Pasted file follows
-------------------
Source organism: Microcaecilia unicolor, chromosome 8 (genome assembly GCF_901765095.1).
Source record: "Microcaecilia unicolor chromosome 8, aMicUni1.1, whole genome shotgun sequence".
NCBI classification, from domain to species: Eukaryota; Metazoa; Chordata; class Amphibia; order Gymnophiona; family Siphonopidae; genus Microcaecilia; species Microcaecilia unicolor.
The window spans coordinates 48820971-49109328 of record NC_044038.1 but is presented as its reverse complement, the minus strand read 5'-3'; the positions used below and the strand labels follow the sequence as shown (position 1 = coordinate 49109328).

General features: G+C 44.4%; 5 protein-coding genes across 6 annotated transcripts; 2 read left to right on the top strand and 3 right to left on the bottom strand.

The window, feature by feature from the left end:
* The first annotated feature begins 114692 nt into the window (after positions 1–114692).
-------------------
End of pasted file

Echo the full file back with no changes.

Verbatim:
Source organism: Microcaecilia unicolor, chromosome 8 (genome assembly GCF_901765095.1).
Source record: "Microcaecilia unicolor chromosome 8, aMicUni1.1, whole genome shotgun sequence".
NCBI classification, from domain to species: Eukaryota; Metazoa; Chordata; class Amphibia; order Gymnophiona; family Siphonopidae; genus Microcaecilia; species Microcaecilia unicolor.
The window spans coordinates 48820971-49109328 of record NC_044038.1 but is presented as its reverse complement, the minus strand read 5'-3'; the positions used below and the strand labels follow the sequence as shown (position 1 = coordinate 49109328).

General features: G+C 44.4%; 5 protein-coding genes across 6 annotated transcripts; 2 read left to right on the top strand and 3 right to left on the bottom strand.

The window, feature by feature from the left end:
* The first annotated feature begins 114692 nt into the window (after positions 1–114692).